5 years ago

Mitochondria-associated ER membranes and Alzheimer disease

The series of events underlying the pathogenesis of Alzheimer disease (AD) in unknown. The most widely accepted hypothesis is called the amyloid cascade, based on the observation that the brains of AD patients contain high levels of extracellular plaques, composed mainly of β-amyloid (Aβ), and intracellular tangles, composed of hyperphosphorylated forms of the microtubule-associated protein tau. However, AD is also characterized by other features, including aberrant cholesterol, phospholipid, and calcium metabolism, and mitochondrial dysfunction, all ostensibly unrelated to plaque and tangle formation. Notably, these ‘other’ aspects of AD pathology are functions related to mitochondria-associated ER membranes (MAM), a subdomain of the endoplasmic reticulum (ER) that is apposed to, and communicates with, mitochondria. Given the potential relationship between MAM and AD, we explored the possibility that perturbed MAM function might play a role in AD pathogenesis. We found that γ-secretase activity, which processes the amyloid precursor protein to generate Aβ, is located predominantly in the MAM, and that ER–mitochondrial apposition and MAM function are increased significantly in cells from AD patients. These observations may help explain not only the aberrant Aβ production, but also many of the ‘other’ biochemical and morphological features of the disease. Based on these, and other, data we propose that AD is fundamentally a disorder of ER–mitochondrial hyperconnectivity.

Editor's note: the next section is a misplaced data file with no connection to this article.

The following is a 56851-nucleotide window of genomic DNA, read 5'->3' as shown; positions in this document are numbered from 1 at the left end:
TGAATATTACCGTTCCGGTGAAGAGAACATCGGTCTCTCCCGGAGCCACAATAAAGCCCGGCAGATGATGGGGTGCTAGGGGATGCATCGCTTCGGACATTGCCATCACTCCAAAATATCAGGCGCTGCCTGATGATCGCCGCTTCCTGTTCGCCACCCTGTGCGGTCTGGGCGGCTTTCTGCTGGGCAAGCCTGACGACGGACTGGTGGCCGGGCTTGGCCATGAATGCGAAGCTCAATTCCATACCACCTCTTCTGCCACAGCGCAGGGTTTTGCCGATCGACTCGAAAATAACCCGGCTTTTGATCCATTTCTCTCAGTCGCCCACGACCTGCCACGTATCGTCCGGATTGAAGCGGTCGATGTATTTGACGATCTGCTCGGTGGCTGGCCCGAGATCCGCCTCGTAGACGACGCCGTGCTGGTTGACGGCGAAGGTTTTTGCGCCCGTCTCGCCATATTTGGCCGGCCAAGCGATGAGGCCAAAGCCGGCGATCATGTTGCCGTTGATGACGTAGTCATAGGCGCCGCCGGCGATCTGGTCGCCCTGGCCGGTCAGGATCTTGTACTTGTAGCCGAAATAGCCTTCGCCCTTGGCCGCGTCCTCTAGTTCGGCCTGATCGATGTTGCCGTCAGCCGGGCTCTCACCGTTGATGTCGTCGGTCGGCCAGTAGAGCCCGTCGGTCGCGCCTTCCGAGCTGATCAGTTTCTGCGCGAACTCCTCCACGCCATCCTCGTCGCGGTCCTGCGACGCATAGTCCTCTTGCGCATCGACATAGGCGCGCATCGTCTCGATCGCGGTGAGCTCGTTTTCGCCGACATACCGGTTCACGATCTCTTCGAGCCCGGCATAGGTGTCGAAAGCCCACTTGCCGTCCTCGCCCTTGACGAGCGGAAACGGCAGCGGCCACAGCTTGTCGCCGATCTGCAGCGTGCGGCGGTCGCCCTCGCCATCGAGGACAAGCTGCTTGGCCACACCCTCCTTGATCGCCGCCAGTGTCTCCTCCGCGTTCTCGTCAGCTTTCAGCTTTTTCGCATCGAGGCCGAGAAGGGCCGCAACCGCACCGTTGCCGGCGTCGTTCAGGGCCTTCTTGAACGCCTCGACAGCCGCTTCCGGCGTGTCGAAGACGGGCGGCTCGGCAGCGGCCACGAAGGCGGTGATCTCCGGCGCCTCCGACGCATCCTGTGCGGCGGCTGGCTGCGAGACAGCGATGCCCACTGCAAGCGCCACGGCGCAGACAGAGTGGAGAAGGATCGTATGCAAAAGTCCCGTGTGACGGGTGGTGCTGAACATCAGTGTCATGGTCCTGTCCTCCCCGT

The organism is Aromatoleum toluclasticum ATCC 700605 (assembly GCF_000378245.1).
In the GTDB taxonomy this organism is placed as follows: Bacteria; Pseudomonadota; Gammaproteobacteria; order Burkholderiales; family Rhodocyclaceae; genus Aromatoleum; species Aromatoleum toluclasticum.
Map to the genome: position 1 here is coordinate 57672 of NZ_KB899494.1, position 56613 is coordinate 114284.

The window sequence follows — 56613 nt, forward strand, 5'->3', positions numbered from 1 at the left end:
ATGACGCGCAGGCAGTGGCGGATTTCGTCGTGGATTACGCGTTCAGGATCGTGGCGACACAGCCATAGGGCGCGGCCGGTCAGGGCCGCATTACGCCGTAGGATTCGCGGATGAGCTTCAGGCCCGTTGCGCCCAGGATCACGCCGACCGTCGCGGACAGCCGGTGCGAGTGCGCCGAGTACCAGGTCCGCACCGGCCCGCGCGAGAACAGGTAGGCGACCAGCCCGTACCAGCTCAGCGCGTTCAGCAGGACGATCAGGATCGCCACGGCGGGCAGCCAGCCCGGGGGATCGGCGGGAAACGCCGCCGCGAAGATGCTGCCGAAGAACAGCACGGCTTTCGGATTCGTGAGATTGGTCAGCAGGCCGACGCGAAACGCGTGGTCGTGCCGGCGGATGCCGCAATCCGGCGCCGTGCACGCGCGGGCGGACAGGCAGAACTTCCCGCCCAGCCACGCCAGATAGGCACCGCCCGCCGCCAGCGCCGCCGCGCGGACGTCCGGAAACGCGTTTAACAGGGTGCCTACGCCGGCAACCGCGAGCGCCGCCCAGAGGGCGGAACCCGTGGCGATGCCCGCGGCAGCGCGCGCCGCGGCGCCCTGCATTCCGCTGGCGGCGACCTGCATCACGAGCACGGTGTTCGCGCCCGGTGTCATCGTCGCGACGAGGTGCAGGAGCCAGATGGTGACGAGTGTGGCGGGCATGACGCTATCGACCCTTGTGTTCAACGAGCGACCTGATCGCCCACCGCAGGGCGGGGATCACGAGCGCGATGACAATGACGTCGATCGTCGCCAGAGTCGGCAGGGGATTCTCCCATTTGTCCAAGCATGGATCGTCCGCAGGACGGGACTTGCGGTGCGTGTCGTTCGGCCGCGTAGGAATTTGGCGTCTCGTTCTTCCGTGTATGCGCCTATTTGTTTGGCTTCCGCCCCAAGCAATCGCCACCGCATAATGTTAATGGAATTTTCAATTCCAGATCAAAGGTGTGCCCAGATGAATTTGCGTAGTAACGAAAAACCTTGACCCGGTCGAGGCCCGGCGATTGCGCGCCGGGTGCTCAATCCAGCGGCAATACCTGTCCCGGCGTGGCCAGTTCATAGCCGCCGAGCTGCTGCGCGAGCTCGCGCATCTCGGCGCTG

Publisher URL: www.sciencedirect.com/science

DOI: S0959437X16300296

You might also like
Discover & Discuss Important Research

Keeping up-to-date with research can feel impossible, with papers being published faster than you'll ever be able to read them. That's where Researcher comes in: we're simplifying discovery and making important discussions happen. With over 19,000 sources, including peer-reviewed journals, preprints, blogs, universities, podcasts and Live events across 10 research areas, you'll never miss what's important to you. It's like social media, but better. Oh, and we should mention - it's free.

  • Download from Google Play
  • Download from App Store
  • Download from AppInChina

Researcher displays publicly available abstracts and doesn’t host any full article content. If the content is open access, we will direct clicks from the abstracts to the publisher website and display the PDF copy on our platform. Clicks to view the full text will be directed to the publisher website, where only users with subscriptions or access through their institution are able to view the full article.